Why We’re Going Back To France

Please don’t take this personally.  Whenever I say to someone here that we’re longing to go back to France, I feel like a rat.  Of course it’s not you we want to leave, and we’re not saying that where you live happily somehow isn’t good enough for us, and we’re not saying that we’re such misfits that we can’t find a way to be happy here.  All we’re saying is that we loved our life in France and we want it back.

I feel it the most keenly, speaking with friends in Europe, trying to explain to them how it’s possible that we almost missed having a health care bill, how the insurance companies wanted to weasel out of covering sick children.  It’s like science fiction to a European, that such a thing could even be possible. And congress people getting death threats for their votes?  Like a cowboy movie, right up there with the fact that we have coyotes here on the island, something from an old Western.

Last night we watched Food Inc.  We missed it when it came out, but we’d heard a lot about it.  Even still, it was beyond appalling.  Shel says that he kept thinking “this could never happen in France” and I think he’s right. The French have a spirit of resistance that I find totally formidable.

People here joke a lot about French strikes and protests, but I love them. I love the fact that it’s part of the French national character to stand up and be counted, to fight back against social injustice, to struggle to maintain their quality of life, including the quality of their food and of their medical system. The French believe in sticking together to defend what’s important, in solidarité, in a way that’s nearly impossible to explain to an American, for whom the very word solidarity conjures up images of McCarthyism.

But to the French, solidarity is what makes society function, what makes life livable, what knits the country together.  And when we lived there, we were knitted into that web, in a way I’ve never experienced in this country.  Sure, we were in it for the wine, the cheese, the antiquities, the cool French cars, the beautiful language.  But what we’re really missing, and why we really have to go back as soon as possible, is the feeling of living in a culture where relationships between people are the highest value.  It’s a remarkable thing to be part of and we’re going back to find our place again in that enticing French web of life.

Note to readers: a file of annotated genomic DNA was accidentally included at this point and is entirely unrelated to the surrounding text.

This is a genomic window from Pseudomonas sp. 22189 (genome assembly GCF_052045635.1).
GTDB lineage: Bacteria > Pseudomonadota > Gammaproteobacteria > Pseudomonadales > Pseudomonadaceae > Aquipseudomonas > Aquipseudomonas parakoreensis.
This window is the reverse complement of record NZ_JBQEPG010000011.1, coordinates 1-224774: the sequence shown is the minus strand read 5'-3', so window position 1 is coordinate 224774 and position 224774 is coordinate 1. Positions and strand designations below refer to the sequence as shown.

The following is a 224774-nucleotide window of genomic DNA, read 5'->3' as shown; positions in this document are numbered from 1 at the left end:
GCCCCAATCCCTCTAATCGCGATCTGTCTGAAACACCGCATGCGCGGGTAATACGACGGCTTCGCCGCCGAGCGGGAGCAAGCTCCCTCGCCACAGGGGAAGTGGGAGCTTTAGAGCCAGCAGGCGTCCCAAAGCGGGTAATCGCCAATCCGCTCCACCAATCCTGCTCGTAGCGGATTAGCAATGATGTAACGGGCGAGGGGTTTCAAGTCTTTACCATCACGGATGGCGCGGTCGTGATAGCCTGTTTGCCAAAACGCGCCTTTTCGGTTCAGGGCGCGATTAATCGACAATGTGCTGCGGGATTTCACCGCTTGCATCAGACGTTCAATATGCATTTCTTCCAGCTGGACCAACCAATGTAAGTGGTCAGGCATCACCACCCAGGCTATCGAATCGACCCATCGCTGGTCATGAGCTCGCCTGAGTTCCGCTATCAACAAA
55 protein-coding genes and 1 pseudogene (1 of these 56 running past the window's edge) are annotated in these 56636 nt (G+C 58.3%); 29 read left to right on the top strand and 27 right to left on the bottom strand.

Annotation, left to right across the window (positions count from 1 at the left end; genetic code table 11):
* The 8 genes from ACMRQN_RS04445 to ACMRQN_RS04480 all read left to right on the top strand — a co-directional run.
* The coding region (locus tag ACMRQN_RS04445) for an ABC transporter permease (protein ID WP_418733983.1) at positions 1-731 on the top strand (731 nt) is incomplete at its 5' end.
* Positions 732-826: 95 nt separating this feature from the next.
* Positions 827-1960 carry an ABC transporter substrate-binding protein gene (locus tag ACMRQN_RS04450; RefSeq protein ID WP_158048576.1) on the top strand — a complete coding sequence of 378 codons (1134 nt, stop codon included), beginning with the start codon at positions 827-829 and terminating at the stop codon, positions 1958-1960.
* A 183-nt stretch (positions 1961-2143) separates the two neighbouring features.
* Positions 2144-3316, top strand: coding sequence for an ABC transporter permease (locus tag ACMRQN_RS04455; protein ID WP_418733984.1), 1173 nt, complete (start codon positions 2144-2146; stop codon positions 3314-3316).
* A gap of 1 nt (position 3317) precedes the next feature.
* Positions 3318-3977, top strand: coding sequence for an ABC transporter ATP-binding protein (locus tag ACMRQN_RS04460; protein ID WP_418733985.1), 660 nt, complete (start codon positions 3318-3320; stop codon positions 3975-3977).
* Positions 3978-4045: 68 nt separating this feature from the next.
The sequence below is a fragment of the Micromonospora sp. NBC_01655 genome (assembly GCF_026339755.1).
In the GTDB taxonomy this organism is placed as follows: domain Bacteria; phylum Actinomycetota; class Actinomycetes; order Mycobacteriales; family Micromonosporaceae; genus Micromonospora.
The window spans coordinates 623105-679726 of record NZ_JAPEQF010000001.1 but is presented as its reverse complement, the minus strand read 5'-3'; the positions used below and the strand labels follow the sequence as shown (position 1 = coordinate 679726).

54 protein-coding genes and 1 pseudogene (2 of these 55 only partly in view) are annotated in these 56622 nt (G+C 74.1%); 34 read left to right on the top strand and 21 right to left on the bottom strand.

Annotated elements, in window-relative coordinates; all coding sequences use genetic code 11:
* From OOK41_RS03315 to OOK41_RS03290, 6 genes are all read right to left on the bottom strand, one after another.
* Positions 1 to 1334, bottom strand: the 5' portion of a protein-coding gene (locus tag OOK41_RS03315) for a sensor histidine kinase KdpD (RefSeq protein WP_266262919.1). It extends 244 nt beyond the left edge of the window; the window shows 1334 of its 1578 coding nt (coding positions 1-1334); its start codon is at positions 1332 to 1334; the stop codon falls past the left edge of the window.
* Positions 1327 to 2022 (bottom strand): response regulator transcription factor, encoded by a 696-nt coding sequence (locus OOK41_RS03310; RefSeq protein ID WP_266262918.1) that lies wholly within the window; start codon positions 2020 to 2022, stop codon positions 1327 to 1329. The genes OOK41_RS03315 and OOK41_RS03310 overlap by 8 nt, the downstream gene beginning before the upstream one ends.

Although given today’s date, I can’t tell you exactly when this will all happen, or if it’s only an April delusion.

Explore posts in the same categories: French Letters Visits America

13 Comments on “Why We’re Going Back To France”

  1. Nina Says:

    I want you to be able to go back as much as I want us to be there to enjoy our annual September in Paris and the Lot.

  2. Eden Says:

    I have faith that you will get back there even if it’s not as soon as you’d like & in the meantime we’ll enjoy your company while we can :>

  3. irishherault Says:

    You’ve put the finger on it. The wine, cheese and language are all great but the biggest difference is the people. We’ve just had the same feeling, just back in Ireland after a lovely snowy, wet then sunny March in the Languedoc.

  4. HELLO THERE. I have to tell you that as a Frenchman, your post made me proud. Really. I like the way you describe the “culture” here – it is always “outsiders” who have the sharper eye, isn’t it. (But are you still an outsider ? 🙂

    Two things, though. I am sad to admit that the French have co-invented the pathetic model described in Food Inc. As a people, we now want to get out of it, and protect our farmers – but the truth is that agribusiness was partly invented here… 😦

    The second thing is: our health care system is under attack – because politicians over the last 30 years have not made the tough financing decisions that were required. We are all aware of the problem now, and things will get sorted out (presidential elections coming up in 2012). Now, irrespective of the financial mess, people get helped here – all of them. Still.